imabrdwaystar
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What's happening to my leaves?

[color=darkblue]I have a beautiful Blue Girl rose in a pretty substantial pot in my front yard. I'm in zone 7 and I recieve full sun to partial shade. My big problem is I think it might have a powdery mildew, but I want to get your opinion.
Most of the leaves are completely over-run with these little opaque white spots...at first I thought they were holes, which my rose also has an overabundance of, but they were not. A few of the leaves are also curling or the ends have dried up.
The rose has been growing and reblooming despite the spots, the holes, the curling, and a few dried up edges.
The only thing I give it besides water is a neem concentrate which I mix with water and spray on the leaves a couple times a week.
Does my rose have a powdery mildew problem like I think it does?...Should I go ahead and replant it in the ground?...Is the neem spray hurting the leaves somehow? What is happening to my leaves?[/color]

The Helpful Gardener
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Sounds like powdery mildew but neem should be taking care of that no problem...try mixing a cup of milk in a gallon of water and spraying with that instead of the neem one week (he said thinking we may have a neem resistant strain of mildew). Sounds crazy but it works wonders on mildew; please read other forums where we've discussed this in detail...

HG

imabrdwaystar
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Joined: Sat Apr 23, 2005 3:40 pm

What to do now?

Well, this is my third day using the milk and water mixture and I have to say...so far the opaque holes and the dried up ends are gone. There's still the hole problem and the curling of a few leaves, which might be some sort of pest problem...I have no idea though on that one...but it's looking better than it began :D
My next question now would be, what could I give my Blue Girl to make the blooms really healthy, full, bring out the color, and last longer?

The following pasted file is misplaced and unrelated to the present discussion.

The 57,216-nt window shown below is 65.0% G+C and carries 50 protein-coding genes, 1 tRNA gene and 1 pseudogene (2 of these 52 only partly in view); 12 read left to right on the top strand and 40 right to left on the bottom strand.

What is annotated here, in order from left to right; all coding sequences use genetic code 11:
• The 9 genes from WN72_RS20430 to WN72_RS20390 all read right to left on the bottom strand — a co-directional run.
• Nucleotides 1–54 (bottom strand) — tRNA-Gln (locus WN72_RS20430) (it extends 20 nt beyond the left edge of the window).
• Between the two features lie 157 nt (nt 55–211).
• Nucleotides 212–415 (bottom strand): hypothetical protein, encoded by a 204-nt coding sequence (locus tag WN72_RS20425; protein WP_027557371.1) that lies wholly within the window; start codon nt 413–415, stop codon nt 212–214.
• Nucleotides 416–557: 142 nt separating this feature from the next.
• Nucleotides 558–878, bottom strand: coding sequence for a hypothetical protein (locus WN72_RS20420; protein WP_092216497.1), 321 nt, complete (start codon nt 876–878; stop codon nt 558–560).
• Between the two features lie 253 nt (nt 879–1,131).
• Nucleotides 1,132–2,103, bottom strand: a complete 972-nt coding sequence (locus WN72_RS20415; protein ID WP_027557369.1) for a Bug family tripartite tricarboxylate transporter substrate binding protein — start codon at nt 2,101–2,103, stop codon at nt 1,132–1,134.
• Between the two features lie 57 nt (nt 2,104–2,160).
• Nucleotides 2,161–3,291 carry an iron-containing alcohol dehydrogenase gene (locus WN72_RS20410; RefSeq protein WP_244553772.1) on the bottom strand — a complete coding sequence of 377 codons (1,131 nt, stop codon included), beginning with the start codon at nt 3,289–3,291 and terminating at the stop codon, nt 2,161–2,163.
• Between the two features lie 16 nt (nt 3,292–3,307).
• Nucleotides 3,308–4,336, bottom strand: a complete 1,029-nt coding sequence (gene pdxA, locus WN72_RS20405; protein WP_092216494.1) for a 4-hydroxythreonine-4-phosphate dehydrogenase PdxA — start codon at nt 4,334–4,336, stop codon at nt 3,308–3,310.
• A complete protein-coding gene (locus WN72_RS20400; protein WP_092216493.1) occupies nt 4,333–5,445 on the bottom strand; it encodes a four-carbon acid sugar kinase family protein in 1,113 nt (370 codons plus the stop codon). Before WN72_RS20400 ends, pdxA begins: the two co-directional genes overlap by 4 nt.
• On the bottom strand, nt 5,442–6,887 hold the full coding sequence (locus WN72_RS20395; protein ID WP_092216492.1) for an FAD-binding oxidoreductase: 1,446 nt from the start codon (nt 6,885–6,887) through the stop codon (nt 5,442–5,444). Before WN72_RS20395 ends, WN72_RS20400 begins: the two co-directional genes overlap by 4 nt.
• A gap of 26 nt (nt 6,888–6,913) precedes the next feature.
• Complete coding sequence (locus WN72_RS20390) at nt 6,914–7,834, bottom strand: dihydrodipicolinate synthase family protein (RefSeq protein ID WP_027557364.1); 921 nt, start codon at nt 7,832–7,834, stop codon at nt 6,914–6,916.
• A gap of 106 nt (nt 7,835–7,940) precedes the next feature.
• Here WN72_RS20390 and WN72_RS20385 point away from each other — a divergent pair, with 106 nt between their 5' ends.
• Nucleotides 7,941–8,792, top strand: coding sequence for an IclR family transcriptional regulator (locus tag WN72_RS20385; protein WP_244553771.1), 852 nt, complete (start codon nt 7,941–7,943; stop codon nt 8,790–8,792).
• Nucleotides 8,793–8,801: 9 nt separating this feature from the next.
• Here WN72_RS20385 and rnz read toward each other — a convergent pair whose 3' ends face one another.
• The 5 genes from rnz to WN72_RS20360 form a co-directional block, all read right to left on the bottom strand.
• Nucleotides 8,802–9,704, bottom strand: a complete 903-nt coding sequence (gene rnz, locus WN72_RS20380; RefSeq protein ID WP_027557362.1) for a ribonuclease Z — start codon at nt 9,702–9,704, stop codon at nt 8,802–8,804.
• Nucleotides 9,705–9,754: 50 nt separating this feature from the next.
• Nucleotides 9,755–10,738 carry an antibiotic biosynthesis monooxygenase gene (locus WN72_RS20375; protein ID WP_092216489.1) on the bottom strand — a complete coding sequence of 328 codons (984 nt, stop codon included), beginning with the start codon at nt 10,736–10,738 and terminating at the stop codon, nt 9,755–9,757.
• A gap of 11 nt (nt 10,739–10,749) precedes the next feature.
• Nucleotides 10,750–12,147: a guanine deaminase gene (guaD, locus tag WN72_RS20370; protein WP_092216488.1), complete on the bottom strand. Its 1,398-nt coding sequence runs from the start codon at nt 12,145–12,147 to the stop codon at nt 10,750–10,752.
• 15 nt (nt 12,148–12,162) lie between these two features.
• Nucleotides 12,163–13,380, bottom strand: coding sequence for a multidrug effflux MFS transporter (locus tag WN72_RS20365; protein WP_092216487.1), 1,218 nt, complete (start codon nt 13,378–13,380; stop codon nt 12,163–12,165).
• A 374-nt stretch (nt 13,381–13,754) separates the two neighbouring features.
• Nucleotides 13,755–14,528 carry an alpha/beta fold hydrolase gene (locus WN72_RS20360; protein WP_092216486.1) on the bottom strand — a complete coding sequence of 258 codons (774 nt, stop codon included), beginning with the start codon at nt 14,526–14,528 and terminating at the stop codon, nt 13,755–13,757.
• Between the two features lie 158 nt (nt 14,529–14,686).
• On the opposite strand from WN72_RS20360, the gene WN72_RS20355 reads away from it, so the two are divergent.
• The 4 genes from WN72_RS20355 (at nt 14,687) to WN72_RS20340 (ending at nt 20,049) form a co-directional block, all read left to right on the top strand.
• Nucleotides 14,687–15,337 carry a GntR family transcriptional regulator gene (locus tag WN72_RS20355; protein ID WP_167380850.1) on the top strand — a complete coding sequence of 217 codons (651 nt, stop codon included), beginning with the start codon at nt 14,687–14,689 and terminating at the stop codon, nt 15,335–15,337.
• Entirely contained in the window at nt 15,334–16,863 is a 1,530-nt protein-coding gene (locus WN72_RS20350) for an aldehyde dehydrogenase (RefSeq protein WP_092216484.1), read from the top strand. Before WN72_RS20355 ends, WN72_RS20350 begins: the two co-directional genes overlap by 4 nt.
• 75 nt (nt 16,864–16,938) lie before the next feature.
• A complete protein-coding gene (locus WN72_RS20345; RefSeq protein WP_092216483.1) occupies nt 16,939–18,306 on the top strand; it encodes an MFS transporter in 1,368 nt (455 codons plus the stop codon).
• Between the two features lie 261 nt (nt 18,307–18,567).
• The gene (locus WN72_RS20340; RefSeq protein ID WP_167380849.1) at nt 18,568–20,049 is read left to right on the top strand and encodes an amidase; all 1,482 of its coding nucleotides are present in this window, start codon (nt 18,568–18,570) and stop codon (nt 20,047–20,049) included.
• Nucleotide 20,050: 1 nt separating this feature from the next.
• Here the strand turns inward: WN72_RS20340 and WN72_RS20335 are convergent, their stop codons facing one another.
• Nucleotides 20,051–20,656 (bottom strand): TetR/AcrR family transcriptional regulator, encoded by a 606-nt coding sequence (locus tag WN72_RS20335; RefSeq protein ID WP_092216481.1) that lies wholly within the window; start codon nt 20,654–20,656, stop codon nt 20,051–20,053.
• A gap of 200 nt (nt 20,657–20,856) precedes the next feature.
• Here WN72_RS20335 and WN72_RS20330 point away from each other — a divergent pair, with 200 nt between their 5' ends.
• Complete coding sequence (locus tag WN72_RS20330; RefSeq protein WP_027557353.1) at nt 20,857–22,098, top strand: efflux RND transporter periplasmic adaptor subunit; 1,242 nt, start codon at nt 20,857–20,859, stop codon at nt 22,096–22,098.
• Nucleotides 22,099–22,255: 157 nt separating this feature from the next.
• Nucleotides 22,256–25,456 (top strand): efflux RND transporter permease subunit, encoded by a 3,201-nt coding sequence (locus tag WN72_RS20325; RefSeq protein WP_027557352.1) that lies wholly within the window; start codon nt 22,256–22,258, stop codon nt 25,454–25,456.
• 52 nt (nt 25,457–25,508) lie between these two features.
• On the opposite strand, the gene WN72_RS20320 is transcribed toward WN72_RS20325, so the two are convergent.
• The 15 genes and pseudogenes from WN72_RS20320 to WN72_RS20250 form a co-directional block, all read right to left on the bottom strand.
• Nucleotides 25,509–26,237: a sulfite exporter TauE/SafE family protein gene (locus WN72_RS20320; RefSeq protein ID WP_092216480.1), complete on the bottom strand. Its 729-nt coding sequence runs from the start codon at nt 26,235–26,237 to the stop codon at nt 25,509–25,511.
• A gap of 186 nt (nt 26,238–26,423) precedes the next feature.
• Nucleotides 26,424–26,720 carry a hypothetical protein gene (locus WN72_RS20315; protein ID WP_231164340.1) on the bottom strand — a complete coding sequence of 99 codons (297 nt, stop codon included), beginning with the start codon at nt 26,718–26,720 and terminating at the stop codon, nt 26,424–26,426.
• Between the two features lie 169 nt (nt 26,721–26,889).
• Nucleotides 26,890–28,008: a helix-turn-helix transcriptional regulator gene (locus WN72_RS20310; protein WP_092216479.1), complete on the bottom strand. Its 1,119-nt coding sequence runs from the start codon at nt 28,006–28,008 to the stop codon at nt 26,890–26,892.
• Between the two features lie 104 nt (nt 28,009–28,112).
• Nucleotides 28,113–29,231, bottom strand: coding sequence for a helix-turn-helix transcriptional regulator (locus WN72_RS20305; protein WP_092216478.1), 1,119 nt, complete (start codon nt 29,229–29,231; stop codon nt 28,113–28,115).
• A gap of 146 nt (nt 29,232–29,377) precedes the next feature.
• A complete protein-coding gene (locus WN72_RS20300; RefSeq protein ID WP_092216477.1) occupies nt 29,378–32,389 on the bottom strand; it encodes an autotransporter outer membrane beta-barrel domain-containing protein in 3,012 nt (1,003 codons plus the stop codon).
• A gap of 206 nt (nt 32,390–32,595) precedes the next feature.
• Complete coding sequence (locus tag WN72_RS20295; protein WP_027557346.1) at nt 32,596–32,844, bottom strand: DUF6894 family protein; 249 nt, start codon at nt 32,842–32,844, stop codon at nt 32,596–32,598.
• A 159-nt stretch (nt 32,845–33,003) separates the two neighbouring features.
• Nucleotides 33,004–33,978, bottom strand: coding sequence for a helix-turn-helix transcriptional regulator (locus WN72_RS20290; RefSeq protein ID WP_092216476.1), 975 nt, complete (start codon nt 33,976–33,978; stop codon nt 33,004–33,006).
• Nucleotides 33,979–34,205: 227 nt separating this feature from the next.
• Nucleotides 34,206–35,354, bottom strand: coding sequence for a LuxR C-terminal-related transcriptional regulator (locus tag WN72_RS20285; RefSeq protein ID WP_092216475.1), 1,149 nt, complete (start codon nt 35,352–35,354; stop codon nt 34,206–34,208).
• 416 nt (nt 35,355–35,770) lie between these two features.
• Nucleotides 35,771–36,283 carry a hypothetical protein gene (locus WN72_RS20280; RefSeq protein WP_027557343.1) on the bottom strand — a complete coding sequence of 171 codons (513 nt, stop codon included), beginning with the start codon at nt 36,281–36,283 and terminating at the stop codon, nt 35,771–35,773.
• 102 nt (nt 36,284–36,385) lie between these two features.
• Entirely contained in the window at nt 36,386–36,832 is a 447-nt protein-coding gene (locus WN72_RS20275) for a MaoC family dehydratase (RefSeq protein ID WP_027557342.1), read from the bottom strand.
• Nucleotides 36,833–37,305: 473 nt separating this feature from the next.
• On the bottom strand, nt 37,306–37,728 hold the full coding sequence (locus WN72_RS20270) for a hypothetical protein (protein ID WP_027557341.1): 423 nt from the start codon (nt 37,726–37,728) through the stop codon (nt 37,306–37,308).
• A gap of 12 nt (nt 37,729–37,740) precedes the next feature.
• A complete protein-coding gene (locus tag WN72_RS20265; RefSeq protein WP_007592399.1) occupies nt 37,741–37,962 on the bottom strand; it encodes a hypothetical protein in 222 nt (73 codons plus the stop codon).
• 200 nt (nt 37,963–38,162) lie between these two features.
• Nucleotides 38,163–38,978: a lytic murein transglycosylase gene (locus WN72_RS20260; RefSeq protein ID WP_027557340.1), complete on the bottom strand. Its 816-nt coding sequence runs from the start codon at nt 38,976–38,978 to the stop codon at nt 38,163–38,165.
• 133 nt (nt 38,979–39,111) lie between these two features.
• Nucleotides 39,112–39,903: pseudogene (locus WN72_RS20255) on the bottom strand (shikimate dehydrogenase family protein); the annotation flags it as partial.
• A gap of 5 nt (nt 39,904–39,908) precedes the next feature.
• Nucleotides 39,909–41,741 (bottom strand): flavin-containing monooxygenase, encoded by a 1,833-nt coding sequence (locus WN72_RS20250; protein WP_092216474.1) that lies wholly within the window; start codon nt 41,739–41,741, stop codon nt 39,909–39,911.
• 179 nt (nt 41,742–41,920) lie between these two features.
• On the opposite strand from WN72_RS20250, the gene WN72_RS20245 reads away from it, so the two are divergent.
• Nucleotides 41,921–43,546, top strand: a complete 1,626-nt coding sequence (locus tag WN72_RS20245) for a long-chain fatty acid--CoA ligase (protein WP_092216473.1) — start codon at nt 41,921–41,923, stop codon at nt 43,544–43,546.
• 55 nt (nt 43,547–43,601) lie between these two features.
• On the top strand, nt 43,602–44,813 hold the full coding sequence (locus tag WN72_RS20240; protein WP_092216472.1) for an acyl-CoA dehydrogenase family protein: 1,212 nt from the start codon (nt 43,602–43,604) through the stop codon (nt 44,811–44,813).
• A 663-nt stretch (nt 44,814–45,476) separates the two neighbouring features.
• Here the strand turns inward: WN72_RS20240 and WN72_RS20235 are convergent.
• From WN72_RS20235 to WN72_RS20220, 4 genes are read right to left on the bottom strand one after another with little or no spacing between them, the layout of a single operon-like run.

I noticed before that the blooms were browning on the edges and after a few days just dried up. :cry:
What can it give it and when would be a good time to do so :?: :?:

The Helpful Gardener
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I can almost guarantee you use chemical fertilizers that are salt based nitrogen and plants will grow on it but stressed by the salts . The salts kill soil flora and fauna, much of which actually help our plants. So we begin to replace Nature's way with our own, creating plants that need our constant intervention to survive.

When we go organic, we use carbon based fertilizers with MUCH lower assays so people look at the three numbers and say "1-1-1? I want the 20-20-20 over there", not knowing that the organic fertilizer also has allies in the soil that prevent disease, add vigor and increase lifespan for your plant...

Did you know that if you hold out identical plants to a cow, one organic and the other chemically fertilized the cow will ALWAYS eat the organic one? Hmmmm.... :?

HG

P.S. You can back off the milk for a while; it is effective for weeks at a time. Reapply after heavy rains...

imabrdwaystar
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Joined: Sat Apr 23, 2005 3:40 pm

That's really interesting. I had no idea it does more harm then good. :shock: This must be why a few other plants in my garden are reacting funny to things that should be helping it.
I know for my rose I was using Rose Tone...my Mum might have put another fertilizer mixed with water on it a while ago...hmm...
Well, thanks for the organic tip! I was thinking of starting a compost pile too. I'll definitely look into all that in more detail now :D

The Helpful Gardener
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Posts: 7493
Joined: Tue Feb 10, 2004 2:17 am
Location: Colchester, CT

RoseTone IS an organic (animal based) fertilizer, so that shouldn't be the issue. Chemical fertilizer makes them LOOK good, but destroys the soil flora and fauna thast helps support organic fertilizers, so the plant becomes totally dependent on further applications; I call them "junkie" plants.

Ever heard of the first big experiment in high nitrogen fertilizer? They ended up calling Oklahoma "the Dustbowl". Be kind to Mother and go organic....

HG

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